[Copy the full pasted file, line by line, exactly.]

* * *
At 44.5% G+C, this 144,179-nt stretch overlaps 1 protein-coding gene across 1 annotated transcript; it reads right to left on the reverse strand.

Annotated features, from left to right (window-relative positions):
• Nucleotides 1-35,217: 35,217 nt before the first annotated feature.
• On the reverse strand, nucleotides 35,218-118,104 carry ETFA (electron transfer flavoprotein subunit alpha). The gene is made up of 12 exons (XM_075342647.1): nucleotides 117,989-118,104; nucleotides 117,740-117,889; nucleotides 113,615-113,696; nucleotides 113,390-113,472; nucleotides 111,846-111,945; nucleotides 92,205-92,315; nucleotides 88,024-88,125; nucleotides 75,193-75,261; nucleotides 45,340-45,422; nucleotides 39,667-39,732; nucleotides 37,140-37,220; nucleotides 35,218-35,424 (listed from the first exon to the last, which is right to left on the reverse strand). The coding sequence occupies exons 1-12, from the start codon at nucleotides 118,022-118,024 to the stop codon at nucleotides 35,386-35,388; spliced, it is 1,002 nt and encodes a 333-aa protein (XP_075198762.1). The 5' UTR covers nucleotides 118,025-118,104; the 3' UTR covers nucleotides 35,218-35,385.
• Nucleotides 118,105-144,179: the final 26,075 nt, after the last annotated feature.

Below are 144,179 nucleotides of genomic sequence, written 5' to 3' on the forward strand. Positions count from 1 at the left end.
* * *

At 44.5% G+C, this 144,179-nt stretch overlaps 1 protein-coding gene across 1 annotated transcript; it reads right to left on the reverse strand.

Annotated features, from left to right (window-relative positions):
• Nucleotides 1-35,217: 35,217 nt before the first annotated feature.
• On the reverse strand, nucleotides 35,218-118,104 carry ETFA (electron transfer flavoprotein subunit alpha). The gene is made up of 12 exons (XM_075342647.1): nucleotides 117,989-118,104; nucleotides 117,740-117,889; nucleotides 113,615-113,696; nucleotides 113,390-113,472; nucleotides 111,846-111,945; nucleotides 92,205-92,315; nucleotides 88,024-88,125; nucleotides 75,193-75,261; nucleotides 45,340-45,422; nucleotides 39,667-39,732; nucleotides 37,140-37,220; nucleotides 35,218-35,424 (listed from the first exon to the last, which is right to left on the reverse strand). The coding sequence occupies exons 1-12, from the start codon at nucleotides 118,022-118,024 to the stop codon at nucleotides 35,386-35,388; spliced, it is 1,002 nt and encodes a 333-aa protein (XP_075198762.1). The 5' UTR covers nucleotides 118,025-118,104; the 3' UTR covers nucleotides 35,218-35,385.
• Nucleotides 118,105-144,179: the final 26,075 nt, after the last annotated feature.

Below are 144,179 nucleotides of genomic sequence, written 5' to 3' on the forward strand. Positions count from 1 at the left end.